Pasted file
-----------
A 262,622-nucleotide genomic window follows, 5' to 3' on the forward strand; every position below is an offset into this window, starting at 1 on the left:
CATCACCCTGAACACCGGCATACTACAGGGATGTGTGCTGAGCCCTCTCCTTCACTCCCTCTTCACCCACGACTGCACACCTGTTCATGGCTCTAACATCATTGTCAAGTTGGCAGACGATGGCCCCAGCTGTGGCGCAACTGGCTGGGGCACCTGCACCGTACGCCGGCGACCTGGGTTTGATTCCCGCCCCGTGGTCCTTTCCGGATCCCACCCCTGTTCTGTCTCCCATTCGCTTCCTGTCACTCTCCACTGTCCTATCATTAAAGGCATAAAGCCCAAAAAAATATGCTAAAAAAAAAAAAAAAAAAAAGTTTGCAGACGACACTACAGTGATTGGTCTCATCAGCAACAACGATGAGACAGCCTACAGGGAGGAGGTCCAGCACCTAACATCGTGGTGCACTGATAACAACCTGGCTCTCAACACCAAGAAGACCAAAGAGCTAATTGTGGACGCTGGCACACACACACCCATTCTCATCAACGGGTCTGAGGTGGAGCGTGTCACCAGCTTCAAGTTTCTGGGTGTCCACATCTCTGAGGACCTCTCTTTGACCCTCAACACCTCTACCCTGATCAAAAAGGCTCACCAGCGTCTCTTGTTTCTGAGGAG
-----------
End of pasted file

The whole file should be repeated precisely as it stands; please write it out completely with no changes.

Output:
A 262,622-nucleotide genomic window follows, 5' to 3' on the forward strand; every position below is an offset into this window, starting at 1 on the left:
CATCACCCTGAACACCGGCATACTACAGGGATGTGTGCTGAGCCCTCTCCTTCACTCCCTCTTCACCCACGACTGCACACCTGTTCATGGCTCTAACATCATTGTCAAGTTGGCAGACGATGGCCCCAGCTGTGGCGCAACTGGCTGGGGCACCTGCACCGTACGCCGGCGACCTGGGTTTGATTCCCGCCCCGTGGTCCTTTCCGGATCCCACCCCTGTTCTGTCTCCCATTCGCTTCCTGTCACTCTCCACTGTCCTATCATTAAAGGCATAAAGCCCAAAAAAATATGCTAAAAAAAAAAAAAAAAAAAAGTTTGCAGACGACACTACAGTGATTGGTCTCATCAGCAACAACGATGAGACAGCCTACAGGGAGGAGGTCCAGCACCTAACATCGTGGTGCACTGATAACAACCTGGCTCTCAACACCAAGAAGACCAAAGAGCTAATTGTGGACGCTGGCACACACACACCCATTCTCATCAACGGGTCTGAGGTGGAGCGTGTCACCAGCTTCAAGTTTCTGGGTGTCCACATCTCTGAGGACCTCTCTTTGACCCTCAACACCTCTACCCTGATCAAAAAGGCTCACCAGCGTCTCTTGTTTCTGAGGAG